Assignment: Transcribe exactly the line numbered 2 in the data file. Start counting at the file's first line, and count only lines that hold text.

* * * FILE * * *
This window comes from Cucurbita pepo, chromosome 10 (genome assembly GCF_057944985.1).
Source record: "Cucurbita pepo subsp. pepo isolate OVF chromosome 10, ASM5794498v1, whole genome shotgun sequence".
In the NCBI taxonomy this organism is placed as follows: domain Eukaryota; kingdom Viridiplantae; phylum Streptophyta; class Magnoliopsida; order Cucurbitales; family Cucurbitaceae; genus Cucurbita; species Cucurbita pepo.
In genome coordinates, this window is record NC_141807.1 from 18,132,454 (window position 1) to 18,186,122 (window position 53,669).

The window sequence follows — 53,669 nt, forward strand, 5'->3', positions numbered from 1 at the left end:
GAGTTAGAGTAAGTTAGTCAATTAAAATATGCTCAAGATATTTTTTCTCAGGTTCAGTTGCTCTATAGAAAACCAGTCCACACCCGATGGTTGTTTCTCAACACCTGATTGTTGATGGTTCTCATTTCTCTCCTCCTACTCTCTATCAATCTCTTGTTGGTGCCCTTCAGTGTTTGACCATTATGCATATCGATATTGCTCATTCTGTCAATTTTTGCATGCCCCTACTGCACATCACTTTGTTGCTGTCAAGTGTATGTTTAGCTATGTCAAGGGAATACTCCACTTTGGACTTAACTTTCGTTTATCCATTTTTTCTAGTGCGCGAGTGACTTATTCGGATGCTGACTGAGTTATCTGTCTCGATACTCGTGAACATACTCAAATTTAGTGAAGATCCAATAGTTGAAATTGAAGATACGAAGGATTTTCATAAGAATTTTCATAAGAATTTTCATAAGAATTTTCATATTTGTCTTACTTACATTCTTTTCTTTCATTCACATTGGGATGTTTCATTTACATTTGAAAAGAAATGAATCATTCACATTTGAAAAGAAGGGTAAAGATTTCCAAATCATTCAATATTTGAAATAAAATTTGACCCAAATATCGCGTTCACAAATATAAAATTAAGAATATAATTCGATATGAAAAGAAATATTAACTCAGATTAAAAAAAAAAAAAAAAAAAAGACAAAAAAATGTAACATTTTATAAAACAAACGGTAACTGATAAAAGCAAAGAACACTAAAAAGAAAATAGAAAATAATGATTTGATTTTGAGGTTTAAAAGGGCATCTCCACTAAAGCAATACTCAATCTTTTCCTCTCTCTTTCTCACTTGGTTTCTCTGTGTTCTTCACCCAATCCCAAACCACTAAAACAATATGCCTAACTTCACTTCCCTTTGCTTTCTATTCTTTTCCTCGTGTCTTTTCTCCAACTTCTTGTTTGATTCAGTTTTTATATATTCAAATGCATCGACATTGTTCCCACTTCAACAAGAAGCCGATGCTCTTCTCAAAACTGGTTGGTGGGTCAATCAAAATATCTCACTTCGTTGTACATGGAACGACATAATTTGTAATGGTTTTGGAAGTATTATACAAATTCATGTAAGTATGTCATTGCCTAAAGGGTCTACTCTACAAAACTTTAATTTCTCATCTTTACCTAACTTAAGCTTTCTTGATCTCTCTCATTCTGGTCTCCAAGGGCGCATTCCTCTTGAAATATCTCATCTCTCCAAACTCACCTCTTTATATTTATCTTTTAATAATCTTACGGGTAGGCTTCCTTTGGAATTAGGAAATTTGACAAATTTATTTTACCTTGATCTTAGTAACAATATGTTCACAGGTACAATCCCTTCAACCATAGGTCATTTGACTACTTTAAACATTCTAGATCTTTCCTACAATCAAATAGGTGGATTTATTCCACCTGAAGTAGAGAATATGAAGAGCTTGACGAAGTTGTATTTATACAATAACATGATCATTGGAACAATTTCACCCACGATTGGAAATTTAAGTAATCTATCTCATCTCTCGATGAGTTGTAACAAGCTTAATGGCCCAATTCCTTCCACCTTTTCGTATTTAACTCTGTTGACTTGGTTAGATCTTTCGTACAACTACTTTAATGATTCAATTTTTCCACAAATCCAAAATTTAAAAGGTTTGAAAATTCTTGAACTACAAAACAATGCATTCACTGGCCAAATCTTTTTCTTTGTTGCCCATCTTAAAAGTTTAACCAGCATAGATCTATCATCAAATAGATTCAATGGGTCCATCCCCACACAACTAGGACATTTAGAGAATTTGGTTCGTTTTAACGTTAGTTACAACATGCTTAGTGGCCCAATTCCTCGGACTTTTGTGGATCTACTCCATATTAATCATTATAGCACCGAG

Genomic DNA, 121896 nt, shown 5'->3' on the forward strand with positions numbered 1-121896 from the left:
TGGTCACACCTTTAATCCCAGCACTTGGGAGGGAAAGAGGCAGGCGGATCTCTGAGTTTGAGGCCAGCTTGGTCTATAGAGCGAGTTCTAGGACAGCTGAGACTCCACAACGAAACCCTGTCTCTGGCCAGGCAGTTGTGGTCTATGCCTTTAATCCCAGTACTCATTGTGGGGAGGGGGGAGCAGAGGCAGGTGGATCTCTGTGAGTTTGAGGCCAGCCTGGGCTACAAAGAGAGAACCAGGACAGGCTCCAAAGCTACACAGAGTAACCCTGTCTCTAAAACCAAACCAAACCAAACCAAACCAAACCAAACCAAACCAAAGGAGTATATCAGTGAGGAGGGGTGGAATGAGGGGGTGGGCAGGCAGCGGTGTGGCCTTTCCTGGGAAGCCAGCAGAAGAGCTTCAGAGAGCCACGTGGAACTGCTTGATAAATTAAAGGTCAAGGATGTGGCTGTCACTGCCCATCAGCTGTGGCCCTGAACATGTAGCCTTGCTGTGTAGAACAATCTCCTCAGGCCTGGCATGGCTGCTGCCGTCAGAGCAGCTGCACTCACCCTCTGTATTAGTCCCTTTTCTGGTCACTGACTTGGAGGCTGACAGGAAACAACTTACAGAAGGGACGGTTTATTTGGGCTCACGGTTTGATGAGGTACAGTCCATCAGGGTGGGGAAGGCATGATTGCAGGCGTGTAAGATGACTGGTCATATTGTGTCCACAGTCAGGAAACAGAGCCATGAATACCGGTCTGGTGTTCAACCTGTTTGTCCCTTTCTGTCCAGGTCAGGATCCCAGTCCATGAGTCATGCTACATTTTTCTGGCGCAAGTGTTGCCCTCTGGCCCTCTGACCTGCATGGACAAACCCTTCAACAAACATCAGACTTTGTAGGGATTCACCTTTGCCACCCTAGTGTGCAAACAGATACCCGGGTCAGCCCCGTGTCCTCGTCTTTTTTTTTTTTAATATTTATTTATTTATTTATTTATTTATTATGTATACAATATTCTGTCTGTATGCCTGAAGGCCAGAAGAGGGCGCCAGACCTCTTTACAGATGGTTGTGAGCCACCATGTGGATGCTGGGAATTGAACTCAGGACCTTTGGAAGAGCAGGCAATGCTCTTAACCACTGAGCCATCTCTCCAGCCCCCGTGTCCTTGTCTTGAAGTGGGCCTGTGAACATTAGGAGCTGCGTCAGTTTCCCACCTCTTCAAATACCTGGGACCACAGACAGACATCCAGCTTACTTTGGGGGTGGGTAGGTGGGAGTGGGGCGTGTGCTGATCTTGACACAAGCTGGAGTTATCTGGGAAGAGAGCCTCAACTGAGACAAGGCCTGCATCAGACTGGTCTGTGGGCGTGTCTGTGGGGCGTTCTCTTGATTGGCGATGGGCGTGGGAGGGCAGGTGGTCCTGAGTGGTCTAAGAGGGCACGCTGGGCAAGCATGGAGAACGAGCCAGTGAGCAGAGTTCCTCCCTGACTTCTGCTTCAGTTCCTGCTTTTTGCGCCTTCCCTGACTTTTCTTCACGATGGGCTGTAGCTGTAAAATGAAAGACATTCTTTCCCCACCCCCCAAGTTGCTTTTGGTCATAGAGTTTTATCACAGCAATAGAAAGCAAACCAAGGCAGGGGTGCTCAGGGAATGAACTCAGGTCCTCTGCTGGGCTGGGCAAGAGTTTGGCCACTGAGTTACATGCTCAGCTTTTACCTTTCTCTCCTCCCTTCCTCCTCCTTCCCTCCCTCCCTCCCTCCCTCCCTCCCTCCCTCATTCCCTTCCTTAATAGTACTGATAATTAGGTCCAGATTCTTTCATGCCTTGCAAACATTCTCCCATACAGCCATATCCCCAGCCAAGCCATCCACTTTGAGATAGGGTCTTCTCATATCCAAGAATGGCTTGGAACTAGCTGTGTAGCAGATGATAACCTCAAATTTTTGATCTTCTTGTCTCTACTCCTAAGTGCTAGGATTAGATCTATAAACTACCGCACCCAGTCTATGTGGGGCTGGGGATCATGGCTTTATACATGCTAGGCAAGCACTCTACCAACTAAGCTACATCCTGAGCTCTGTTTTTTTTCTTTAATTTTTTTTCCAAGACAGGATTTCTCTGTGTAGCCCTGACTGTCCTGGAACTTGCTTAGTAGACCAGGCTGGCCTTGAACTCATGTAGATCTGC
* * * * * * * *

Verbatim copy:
Source record: "Cucurbita pepo subsp. pepo isolate OVF chromosome 10, ASM5794498v1, whole genome shotgun sequence".